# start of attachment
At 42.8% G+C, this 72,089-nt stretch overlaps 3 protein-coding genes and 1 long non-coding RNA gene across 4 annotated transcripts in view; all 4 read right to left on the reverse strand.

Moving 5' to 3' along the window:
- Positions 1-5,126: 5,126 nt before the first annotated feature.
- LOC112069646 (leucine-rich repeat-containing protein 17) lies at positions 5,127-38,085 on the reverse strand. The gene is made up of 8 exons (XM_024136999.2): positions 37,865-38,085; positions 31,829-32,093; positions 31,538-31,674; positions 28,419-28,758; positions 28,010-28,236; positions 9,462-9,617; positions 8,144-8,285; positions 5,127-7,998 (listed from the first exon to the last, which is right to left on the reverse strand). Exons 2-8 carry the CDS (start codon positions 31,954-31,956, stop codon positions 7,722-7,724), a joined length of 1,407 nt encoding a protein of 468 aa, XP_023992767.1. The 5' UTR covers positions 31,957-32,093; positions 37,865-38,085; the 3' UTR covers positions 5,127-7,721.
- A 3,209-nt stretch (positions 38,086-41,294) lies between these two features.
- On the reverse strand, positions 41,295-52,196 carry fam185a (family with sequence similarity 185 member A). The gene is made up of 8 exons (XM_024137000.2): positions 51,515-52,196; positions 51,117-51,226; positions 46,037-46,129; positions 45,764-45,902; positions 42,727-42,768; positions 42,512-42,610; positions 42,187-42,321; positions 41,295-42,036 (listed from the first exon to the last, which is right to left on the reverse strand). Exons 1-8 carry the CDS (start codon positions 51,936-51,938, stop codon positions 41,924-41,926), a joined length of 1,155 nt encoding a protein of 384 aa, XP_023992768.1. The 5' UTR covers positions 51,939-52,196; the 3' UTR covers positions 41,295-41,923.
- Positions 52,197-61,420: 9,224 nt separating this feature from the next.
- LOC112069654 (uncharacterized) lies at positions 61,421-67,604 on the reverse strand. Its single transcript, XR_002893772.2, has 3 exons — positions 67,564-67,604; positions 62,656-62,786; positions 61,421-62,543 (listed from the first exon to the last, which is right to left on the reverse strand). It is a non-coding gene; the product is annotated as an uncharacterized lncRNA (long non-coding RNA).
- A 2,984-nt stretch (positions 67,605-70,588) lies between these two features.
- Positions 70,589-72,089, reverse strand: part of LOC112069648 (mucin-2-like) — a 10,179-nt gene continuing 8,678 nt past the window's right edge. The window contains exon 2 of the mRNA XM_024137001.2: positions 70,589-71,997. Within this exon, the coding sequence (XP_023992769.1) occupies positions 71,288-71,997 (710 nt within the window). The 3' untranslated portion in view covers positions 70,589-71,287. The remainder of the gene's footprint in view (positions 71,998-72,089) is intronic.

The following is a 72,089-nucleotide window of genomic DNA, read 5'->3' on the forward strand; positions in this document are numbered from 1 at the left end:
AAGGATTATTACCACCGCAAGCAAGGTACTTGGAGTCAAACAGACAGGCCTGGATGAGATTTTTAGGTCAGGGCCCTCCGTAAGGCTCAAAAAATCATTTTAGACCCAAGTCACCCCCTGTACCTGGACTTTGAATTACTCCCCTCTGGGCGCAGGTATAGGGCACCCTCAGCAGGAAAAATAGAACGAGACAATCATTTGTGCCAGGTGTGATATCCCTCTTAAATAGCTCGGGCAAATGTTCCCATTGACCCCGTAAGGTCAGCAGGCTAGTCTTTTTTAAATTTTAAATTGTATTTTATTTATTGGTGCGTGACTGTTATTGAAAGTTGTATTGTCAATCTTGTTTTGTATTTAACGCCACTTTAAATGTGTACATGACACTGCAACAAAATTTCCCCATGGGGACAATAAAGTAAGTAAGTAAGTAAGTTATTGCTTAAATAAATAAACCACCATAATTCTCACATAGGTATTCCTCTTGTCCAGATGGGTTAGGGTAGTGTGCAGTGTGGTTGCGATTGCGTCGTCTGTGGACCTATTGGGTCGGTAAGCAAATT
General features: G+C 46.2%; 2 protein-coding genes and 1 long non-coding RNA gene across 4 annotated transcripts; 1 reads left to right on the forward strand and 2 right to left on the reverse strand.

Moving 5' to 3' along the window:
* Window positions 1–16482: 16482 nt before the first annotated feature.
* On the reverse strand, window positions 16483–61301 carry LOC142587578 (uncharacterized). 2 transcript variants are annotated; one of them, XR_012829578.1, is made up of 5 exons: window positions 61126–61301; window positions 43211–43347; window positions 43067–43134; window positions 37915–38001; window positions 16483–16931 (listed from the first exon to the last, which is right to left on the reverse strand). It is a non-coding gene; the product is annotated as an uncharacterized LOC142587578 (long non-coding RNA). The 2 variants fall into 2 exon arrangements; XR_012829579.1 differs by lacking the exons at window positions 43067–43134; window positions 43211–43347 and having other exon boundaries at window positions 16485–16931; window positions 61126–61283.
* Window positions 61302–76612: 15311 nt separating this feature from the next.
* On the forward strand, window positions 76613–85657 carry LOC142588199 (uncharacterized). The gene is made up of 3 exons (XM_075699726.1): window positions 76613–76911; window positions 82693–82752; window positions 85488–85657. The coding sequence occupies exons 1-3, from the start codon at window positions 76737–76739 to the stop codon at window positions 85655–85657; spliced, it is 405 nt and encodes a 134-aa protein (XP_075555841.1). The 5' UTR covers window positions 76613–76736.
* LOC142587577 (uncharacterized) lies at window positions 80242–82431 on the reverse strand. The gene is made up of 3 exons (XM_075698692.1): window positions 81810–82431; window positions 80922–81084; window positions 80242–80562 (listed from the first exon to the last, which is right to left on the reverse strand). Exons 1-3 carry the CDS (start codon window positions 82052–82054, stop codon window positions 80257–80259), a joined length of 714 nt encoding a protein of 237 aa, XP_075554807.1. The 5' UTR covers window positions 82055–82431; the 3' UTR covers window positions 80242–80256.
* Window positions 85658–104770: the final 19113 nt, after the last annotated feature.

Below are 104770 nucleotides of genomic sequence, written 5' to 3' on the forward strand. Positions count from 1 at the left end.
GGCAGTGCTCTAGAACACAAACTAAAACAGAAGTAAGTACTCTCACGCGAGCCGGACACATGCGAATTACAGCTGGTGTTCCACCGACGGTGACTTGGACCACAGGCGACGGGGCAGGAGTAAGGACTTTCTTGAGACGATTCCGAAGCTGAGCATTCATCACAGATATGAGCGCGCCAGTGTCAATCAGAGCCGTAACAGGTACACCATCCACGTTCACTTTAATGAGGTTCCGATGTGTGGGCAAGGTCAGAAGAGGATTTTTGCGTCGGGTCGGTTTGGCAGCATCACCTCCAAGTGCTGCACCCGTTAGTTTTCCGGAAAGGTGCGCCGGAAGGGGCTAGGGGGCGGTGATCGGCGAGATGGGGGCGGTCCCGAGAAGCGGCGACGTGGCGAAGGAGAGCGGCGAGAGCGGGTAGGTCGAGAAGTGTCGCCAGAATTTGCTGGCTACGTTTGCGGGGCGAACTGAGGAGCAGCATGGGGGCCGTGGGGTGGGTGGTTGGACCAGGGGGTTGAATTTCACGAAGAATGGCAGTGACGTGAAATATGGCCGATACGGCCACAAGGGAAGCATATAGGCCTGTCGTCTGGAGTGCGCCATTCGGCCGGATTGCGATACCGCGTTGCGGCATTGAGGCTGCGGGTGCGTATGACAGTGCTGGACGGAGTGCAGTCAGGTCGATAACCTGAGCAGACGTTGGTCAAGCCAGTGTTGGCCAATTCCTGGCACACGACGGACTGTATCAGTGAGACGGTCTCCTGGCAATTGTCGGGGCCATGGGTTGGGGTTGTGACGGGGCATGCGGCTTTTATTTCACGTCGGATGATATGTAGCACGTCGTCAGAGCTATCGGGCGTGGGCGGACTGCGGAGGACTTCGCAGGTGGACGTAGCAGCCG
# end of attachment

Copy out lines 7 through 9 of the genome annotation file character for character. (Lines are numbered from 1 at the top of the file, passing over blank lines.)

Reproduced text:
- Positions 52,197-61,420: 9,224 nt separating this feature from the next.
- LOC112069654 (uncharacterized) lies at positions 61,421-67,604 on the reverse strand. Its single transcript, XR_002893772.2, has 3 exons — positions 67,564-67,604; positions 62,656-62,786; positions 61,421-62,543 (listed from the first exon to the last, which is right to left on the reverse strand). It is a non-coding gene; the product is annotated as an uncharacterized lncRNA (long non-coding RNA).
- A 2,984-nt stretch (positions 67,605-70,588) lies between these two features.